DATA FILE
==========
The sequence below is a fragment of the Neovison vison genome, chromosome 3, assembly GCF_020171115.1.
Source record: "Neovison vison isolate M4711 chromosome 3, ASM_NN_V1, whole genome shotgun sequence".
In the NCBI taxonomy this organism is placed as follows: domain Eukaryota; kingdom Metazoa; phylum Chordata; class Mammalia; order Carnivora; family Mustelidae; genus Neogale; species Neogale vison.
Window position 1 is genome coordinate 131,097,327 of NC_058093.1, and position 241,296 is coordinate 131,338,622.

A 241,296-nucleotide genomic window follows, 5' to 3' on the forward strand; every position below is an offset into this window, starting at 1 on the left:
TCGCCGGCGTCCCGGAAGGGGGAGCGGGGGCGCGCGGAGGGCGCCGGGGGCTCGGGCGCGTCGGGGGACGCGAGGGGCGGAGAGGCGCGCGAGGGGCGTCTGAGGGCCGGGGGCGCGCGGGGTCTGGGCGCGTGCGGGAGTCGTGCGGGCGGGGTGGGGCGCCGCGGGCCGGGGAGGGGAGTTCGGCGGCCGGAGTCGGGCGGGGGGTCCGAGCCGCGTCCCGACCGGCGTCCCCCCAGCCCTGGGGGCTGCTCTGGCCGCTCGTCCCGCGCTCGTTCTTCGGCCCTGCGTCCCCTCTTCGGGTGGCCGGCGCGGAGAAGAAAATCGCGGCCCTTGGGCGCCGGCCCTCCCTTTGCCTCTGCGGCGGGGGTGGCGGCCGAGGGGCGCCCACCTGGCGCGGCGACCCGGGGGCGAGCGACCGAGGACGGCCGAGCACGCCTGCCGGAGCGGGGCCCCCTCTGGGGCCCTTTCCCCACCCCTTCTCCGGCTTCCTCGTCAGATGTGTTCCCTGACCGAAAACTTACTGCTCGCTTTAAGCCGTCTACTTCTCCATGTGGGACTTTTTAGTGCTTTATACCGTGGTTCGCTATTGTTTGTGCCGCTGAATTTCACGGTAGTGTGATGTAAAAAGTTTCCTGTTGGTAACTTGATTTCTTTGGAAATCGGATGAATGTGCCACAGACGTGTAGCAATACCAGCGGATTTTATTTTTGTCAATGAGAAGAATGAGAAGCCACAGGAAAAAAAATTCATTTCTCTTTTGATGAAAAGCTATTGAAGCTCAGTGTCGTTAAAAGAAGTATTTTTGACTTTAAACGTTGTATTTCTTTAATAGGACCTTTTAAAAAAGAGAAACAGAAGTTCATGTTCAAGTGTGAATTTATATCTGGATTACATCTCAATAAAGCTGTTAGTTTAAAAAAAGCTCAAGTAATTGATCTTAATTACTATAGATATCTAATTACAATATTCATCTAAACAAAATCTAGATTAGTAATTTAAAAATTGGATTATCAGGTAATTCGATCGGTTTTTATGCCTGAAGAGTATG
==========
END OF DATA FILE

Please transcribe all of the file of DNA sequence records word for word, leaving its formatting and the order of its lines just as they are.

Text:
The sequence below is a fragment of the Neovison vison genome, chromosome 3, assembly GCF_020171115.1.
Source record: "Neovison vison isolate M4711 chromosome 3, ASM_NN_V1, whole genome shotgun sequence".
In the NCBI taxonomy this organism is placed as follows: domain Eukaryota; kingdom Metazoa; phylum Chordata; class Mammalia; order Carnivora; family Mustelidae; genus Neogale; species Neogale vison.
Window position 1 is genome coordinate 131,097,327 of NC_058093.1, and position 241,296 is coordinate 131,338,622.

A 241,296-nucleotide genomic window follows, 5' to 3' on the forward strand; every position below is an offset into this window, starting at 1 on the left:
TCGCCGGCGTCCCGGAAGGGGGAGCGGGGGCGCGCGGAGGGCGCCGGGGGCTCGGGCGCGTCGGGGGACGCGAGGGGCGGAGAGGCGCGCGAGGGGCGTCTGAGGGCCGGGGGCGCGCGGGGTCTGGGCGCGTGCGGGAGTCGTGCGGGCGGGGTGGGGCGCCGCGGGCCGGGGAGGGGAGTTCGGCGGCCGGAGTCGGGCGGGGGGTCCGAGCCGCGTCCCGACCGGCGTCCCCCCAGCCCTGGGGGCTGCTCTGGCCGCTCGTCCCGCGCTCGTTCTTCGGCCCTGCGTCCCCTCTTCGGGTGGCCGGCGCGGAGAAGAAAATCGCGGCCCTTGGGCGCCGGCCCTCCCTTTGCCTCTGCGGCGGGGGTGGCGGCCGAGGGGCGCCCACCTGGCGCGGCGACCCGGGGGCGAGCGACCGAGGACGGCCGAGCACGCCTGCCGGAGCGGGGCCCCCTCTGGGGCCCTTTCCCCACCCCTTCTCCGGCTTCCTCGTCAGATGTGTTCCCTGACCGAAAACTTACTGCTCGCTTTAAGCCGTCTACTTCTCCATGTGGGACTTTTTAGTGCTTTATACCGTGGTTCGCTATTGTTTGTGCCGCTGAATTTCACGGTAGTGTGATGTAAAAAGTTTCCTGTTGGTAACTTGATTTCTTTGGAAATCGGATGAATGTGCCACAGACGTGTAGCAATACCAGCGGATTTTATTTTTGTCAATGAGAAGAATGAGAAGCCACAGGAAAAAAAATTCATTTCTCTTTTGATGAAAAGCTATTGAAGCTCAGTGTCGTTAAAAGAAGTATTTTTGACTTTAAACGTTGTATTTCTTTAATAGGACCTTTTAAAAAAGAGAAACAGAAGTTCATGTTCAAGTGTGAATTTATATCTGGATTACATCTCAATAAAGCTGTTAGTTTAAAAAAAGCTCAAGTAATTGATCTTAATTACTATAGATATCTAATTACAATATTCATCTAAACAAAATCTAGATTAGTAATTTAAAAATTGGATTATCAGGTAATTCGATCGGTTTTTATGCCTGAAGAGTATG